- Illustrations by Ms Emma Kelly
While not everything Mr Carl Barât, musician and ex-Libertines co-front man, learnt on the road would be applicable to your next business trip, he does provide some pertinent pointers for life on the road.
I have found myself on all manner of tours, ranging from lugging amps on the 134 bus to various pubs, to the toilet circuit around smaller venues, to a proper bus tour (which is the preferred place to be). There is no feeling like being on a tour bus - all your friends are there, the fridge is stocked, all the ashtrays are clean, the engine's running, and it's destination Slovakia or something. It's almost like going to sea. You can get jaded, but even a jaunt through Eastern Europe on a diet of potatoes and vodka can have some romance to it. I have 10 years' experience at this, and I've generally got away unscathed (although the The Libertines' first tour of Japan was eventful, to say the least). Here are a few tips to help you survive that I've picked up along the way...
SOME COMMON MISTAKES
Being too accommodating
It's an error to take guests from town to town on the tour bus – especially over borders. Many people have been smuggled on, only to find they have to get back from Berlin and don't have any money. Also, you never want last night's hangover to linger in physical form.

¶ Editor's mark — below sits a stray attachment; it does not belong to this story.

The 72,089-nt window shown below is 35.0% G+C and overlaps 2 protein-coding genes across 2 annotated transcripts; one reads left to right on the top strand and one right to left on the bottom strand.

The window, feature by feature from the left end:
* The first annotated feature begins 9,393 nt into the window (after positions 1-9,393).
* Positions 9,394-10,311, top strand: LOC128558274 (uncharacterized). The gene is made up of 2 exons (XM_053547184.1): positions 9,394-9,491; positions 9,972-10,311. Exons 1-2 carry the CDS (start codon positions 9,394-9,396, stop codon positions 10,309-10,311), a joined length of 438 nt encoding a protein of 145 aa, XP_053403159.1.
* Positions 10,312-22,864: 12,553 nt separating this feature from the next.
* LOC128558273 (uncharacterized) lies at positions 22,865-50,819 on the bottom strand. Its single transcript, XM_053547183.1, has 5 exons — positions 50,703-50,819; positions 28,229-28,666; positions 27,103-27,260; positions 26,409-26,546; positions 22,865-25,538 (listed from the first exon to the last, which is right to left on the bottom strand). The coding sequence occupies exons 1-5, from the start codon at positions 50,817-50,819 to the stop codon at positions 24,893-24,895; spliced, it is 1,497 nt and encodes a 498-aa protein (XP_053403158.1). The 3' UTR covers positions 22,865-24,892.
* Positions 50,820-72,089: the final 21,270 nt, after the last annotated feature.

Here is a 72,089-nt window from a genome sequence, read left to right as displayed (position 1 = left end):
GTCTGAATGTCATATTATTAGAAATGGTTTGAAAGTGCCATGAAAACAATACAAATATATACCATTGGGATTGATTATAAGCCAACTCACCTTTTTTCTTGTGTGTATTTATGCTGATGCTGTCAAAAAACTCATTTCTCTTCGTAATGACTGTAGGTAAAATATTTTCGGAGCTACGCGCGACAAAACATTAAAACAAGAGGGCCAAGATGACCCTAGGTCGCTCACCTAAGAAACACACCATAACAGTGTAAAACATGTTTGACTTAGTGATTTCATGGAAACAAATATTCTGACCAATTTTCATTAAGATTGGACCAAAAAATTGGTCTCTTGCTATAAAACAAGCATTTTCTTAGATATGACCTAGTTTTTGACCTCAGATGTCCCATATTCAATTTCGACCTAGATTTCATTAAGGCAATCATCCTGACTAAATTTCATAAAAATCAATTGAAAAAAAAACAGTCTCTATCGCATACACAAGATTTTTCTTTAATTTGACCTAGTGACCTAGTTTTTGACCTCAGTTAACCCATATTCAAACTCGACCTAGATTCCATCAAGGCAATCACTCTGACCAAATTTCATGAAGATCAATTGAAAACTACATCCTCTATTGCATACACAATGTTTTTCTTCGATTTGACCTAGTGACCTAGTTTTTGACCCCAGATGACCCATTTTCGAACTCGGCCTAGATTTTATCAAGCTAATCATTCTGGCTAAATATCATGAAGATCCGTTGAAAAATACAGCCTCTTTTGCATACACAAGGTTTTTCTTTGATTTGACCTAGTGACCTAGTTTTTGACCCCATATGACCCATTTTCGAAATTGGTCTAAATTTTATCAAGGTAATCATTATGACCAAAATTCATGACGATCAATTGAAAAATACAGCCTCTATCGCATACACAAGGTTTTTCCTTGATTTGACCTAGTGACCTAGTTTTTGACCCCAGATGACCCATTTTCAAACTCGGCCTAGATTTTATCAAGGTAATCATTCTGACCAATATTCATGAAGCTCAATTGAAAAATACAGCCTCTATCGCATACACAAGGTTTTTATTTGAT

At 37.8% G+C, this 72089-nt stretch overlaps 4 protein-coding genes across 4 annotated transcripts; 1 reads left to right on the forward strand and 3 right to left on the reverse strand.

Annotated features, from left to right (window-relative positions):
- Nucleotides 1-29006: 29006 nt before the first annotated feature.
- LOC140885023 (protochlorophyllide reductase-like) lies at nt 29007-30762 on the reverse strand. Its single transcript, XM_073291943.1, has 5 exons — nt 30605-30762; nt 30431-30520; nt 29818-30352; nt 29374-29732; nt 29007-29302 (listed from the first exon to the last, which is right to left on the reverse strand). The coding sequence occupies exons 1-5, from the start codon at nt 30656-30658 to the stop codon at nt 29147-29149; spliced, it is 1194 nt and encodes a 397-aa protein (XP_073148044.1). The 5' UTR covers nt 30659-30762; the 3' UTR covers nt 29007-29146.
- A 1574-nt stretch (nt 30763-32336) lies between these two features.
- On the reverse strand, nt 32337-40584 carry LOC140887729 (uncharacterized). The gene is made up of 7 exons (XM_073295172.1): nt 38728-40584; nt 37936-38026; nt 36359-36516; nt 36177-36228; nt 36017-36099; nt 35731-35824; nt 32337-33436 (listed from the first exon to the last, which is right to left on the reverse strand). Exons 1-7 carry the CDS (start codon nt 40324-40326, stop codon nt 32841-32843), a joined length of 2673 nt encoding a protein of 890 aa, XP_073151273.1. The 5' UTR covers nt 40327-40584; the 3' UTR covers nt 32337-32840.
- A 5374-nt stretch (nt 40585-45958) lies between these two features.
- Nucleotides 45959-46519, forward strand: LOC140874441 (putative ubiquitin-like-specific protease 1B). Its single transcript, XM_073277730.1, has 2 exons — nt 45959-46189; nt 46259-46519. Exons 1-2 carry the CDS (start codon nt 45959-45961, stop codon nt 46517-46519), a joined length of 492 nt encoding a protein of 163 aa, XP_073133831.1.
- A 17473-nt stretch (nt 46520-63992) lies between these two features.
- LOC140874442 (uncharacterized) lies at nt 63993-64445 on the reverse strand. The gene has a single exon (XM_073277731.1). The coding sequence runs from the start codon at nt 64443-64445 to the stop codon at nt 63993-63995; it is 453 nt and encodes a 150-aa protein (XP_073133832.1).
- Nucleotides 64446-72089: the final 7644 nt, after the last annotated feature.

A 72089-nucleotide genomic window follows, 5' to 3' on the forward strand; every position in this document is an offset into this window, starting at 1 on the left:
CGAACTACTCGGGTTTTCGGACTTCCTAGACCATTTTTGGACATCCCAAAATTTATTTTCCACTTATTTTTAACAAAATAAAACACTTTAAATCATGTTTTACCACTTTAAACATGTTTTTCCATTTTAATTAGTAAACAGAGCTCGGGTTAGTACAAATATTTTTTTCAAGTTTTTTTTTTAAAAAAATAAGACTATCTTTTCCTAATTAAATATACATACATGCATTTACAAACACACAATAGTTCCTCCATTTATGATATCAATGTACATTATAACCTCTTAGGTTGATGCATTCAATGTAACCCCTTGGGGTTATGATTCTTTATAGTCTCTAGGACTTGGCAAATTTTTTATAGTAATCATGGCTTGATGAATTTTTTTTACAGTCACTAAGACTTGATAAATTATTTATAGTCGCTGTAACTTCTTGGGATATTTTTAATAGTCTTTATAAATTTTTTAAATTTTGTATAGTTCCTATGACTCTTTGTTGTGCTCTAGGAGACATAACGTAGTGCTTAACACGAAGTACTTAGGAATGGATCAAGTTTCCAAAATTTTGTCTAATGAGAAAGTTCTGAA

Don't take the bunk bed by the back lounge – the place where people hang out on the bus. You'll be at the mercy of anyone wishing to play practical jokes on the closest sleeping body.
Having your collar felt
Getting caught by the police for being drunk and disorderly is a real pain. I've had various brushes and dealings, but always had the good fortune to have someone shepherd me in the right direction and convince the local forces that I'm of no threat or danger.
Injuries in exotic locations
About seven years ago I broke my collarbone in Taiwan. I found out later that all I needed was a support, but the doctors said I had to have an operation. I ended up lying on a bed for three days watching the ceiling fan go round, with the TV stuck on the Horror Channel.
It's important to try to get some sleep; otherwise mistakes can start to slip in. It's a good idea to remember the name of the town you're in on the night of your show, and preferably a thing or two about it – for press purposes, or your own enjoyment. And if you have any contraband, make sure you consume it before arriving at a border.